I was incredibly lucky to attend the Teaching Artist Job Information Panel, an event hosted by Community-Word Project and NYU. It was an all-star cast with panelists from the Center for Arts Education, DreamYard Project, Free Arts NYC and Wingspan Arts. Panelists shared the fundamental methodologies and values behind their organizations and what they look for in a Teaching Artist.
I think the most important sentiment that emerged from the discussion was the need for arts organizations to come together to better support teaching artists, each other, and the entire arts education field. Some of the organizations present, such as DreamYard Project and Community-Word Project have already developed comprehensive professional development opportunities for Teaching Artists, but more organizations need to offer training opportunities. It was exciting and refreshing to hear that these organizations are aware of these needs and that in participating in the panel, they were committed to addressing them.
In hashing out the meaning of a “professional” Teaching Artist, the panel conversation led me to a larger question: What shifts need to occur in order for Teaching Artistry to really be considered a profession? There is a fine line between “amateur” and “professional” and the role of the Teaching Artist, though leaning more toward the professional, is still in a gray area between the two. When I tell people I am a Teaching Artist, they usually need clarification. I often get asked questions like, “So do you work for a school?” “Are you a drama teacher?” They are fair questions, but the fact that they are being asked reminds me that many people don’t know what a Teaching Artist is or does. Professionals outside the field don’t necessarily consider us professionals.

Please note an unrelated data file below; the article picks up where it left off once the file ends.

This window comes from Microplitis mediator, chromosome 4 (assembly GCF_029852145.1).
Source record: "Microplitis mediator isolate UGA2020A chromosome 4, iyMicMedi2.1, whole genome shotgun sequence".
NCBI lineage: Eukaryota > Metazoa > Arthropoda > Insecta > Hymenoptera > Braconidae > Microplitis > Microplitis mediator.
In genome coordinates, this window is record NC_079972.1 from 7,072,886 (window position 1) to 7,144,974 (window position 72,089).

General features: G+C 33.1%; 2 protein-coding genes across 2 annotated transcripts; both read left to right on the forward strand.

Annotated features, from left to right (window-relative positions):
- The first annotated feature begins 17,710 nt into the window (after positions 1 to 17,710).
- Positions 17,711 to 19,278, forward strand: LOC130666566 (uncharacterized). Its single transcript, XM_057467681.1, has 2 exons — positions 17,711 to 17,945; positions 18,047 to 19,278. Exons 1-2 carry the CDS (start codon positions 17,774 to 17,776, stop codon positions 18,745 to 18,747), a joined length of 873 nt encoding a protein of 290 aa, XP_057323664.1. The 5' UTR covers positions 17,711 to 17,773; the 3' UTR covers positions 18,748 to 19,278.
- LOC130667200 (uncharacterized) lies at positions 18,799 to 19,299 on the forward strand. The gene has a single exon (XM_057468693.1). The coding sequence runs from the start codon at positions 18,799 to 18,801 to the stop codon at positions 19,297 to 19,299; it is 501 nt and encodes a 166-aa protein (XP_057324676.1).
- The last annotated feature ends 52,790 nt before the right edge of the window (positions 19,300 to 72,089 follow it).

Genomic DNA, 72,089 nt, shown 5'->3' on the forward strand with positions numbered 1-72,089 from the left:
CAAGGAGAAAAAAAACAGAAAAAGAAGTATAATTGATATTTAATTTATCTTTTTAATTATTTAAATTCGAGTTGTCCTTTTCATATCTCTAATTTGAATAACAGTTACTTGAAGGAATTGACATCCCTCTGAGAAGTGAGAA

Being professional on an individual level—being prompt, communicative, prepared—helps, of course. But even the most qualified and professional Teaching Artists still find themselves as freelancers and part-time employees at best. Teaching artists often need another non-arts related job to pay the bills. Significant changes in the field are the next step towards arts educators being considered true professionals.
What are these changes? A no-brainer is benefits. I was thrilled to hear that if Teaching Artists work a certain number of hours, DreamYard can provide health insurance and a salary. I can imagine the logistics of that are complicated; if they weren’t, more arts organizations would be able to provide those resources. However, it speaks to the idea of job stability, which is a crucial part of a professional field. More importantly, giving Teaching Artists benefits also suggests that organizations and funders recognize that the service they provide is an important and necessary one. It would mean that Teaching Artists’ work would be taken seriously by the greater society.
Another necessary shift is for more universities to offer degree programs for arts educators. Universities such as NYU, CUNY and Harvard offer undergraduate and graduate degrees in various arts education disciplines. Having more training opportunities at the college level reinforces the field’s value and can help ensure that high-caliber Teaching Artists join the workforce.
A third component is assessment and research. Many arts education organizations like CWP, CUNY Creative Arts Team and the New Victory Theater have rubrics with which to assess their Teaching Artists at the end of a residency. These assessments are important in holding Teaching Artists accountable and giving them an opportunity for reflection and growth. Holly Fairbank from the Center for Arts Education explained that they have a research team devoted to tracking the effects that their work has on students—for example, higher high school graduation rates. Ideally, every arts education organization should have a research component. Being able to offer clientele—schools, funders, and government organizations—evidentiary support of a program’s success would take arts organizations and the field to the next level. Statistically grounded research is undeniable, and it is crucial in continuing the movement to make the arts a core part of school curriculum.
Ultimately, legitimizing the Teaching Artist profession is a two way street. Organizations must better support Teaching Artists financially, offer more chances for professional development and have research to back up their cause. Teaching Artists must hold themselves to the highest artistic and professional standards, take advantage of existing professional development opportunities, and voice their needs. The field is at such a pivotal point and it shows such promise. Together, arts organizations and teaching artists must continue to raise the bar to realize the field’s full potential.
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